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I recently tried KVM as virtualization platform. I also use VirtualBox occasionally.

In every instance of deploying guest OSes, I always do one of these two: 1) set up network as NAT, guest not needed to be visible outside the virtualized environment. 2) set up network as bridged, guest needed to be visible. IP usually handed by DHCP from DHCP server in the physical network.

My question is, how to set up the environment so that the host OS and guest OSes can see each other given the condition that no physical network present (the host OS is not connected to any network) thus, no DHCP for both guests and host in option 2, or no DHCP for host in option 1 (virtual OSes will do just fine amongst themselves). I am interested in KVM on RHEL/CentOS, but if there is information for VirtualBox, it would be very nice.

This is actually so that I can set the host os as a platform (mainly CentOS/RHEL) and then I can set the guest as Fedora or Windows, and allows me to tinker deep to the inside of the OS without changing the host OS. For example, in CentOS I should add EPEL to acquire nginx and test something. However I don't need the EPEL to be constantly be contacted during yum update. Keeping base/host OS as minimal as possible (using the default repository whenever possible) and using the guests as testing ground (including adding new repos) therefore adds convenience that whenever I issue yum update on the host OS, it only pulls from the default repository. I don't need to update the guest OSes since it will sometimes be rebuilt from zero for practice.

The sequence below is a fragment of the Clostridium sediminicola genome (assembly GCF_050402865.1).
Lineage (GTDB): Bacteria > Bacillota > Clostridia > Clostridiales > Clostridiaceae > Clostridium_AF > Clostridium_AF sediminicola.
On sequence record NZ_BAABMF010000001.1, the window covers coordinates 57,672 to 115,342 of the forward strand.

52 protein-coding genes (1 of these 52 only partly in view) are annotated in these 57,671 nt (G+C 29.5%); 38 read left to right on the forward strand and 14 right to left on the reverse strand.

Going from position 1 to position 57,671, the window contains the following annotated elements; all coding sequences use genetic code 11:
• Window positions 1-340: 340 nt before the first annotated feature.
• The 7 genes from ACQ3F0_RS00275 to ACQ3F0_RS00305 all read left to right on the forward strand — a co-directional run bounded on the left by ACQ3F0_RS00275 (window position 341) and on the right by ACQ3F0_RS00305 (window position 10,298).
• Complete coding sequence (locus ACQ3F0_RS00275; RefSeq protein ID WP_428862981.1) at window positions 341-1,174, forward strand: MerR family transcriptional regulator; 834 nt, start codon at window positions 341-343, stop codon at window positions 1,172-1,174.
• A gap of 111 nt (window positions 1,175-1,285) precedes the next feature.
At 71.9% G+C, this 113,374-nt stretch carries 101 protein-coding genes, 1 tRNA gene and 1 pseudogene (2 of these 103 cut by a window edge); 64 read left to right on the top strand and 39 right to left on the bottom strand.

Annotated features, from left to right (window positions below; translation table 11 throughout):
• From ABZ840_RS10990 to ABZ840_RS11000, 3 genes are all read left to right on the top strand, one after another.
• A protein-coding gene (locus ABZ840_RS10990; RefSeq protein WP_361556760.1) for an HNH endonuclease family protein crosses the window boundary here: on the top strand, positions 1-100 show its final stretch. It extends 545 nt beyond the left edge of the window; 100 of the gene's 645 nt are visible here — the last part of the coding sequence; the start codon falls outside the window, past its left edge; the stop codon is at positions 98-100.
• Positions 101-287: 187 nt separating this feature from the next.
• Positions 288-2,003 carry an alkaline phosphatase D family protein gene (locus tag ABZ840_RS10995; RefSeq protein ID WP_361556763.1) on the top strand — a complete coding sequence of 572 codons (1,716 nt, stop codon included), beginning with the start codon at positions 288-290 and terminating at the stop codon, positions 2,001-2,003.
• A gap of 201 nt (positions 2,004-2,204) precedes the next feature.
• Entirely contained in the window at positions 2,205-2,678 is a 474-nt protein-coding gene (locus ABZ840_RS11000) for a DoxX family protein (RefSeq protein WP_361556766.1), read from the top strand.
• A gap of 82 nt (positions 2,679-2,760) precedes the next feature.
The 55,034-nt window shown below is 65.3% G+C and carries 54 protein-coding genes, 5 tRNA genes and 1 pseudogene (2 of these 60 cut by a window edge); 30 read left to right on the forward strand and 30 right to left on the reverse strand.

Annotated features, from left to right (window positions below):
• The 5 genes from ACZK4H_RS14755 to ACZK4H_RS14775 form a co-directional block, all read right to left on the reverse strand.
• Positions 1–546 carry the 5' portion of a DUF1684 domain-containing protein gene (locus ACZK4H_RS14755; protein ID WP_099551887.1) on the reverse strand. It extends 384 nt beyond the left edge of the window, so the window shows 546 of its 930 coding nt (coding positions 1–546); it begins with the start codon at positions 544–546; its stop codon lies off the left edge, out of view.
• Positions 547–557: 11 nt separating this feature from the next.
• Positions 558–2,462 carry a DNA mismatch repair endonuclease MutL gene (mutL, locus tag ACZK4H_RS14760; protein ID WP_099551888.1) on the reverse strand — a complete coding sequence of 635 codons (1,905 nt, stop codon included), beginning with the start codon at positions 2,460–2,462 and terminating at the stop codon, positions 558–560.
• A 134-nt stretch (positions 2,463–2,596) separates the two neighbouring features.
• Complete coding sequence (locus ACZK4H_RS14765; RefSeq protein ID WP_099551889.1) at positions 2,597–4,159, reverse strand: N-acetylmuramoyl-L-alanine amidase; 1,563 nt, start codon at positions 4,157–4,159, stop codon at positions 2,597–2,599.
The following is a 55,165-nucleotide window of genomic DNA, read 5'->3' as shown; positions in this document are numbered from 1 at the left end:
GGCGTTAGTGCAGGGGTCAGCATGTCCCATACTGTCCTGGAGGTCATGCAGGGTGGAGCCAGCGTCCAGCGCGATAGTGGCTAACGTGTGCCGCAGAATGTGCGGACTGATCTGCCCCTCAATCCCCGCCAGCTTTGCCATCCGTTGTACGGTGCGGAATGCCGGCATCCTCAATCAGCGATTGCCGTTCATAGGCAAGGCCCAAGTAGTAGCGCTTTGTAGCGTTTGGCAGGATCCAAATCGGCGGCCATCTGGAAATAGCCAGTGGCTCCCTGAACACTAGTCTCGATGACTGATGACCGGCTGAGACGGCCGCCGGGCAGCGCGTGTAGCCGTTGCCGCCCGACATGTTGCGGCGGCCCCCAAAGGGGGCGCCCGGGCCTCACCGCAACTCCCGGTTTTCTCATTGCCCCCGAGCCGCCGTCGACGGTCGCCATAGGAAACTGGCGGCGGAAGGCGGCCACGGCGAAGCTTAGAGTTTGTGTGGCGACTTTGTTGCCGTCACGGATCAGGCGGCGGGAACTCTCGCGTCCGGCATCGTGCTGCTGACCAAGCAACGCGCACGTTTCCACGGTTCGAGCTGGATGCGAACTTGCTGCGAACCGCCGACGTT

• FWIW, VIrtualBox has a DHCP server included in its networking stack. You can setup a Host-Only network or internal network and have VirtualBox provide IP addresses via the built in DHCP server. – heavyd May 3 '16 at 16:35
  • Hi @heavyd will this allow the host to obtain the IP from the VirtualBox DHCP server? How can the said DHCP Server simulates network connection from physical network port? Is there a virtual interface it will respond to? – Ferdi May 7 '16 at 1:26
  • Apparently here already explained how it's done in KVM. I will indeed try them both (VBox and KVM). Thank you for the keyword @heavyd – Ferdi May 7 '16 at 1:33

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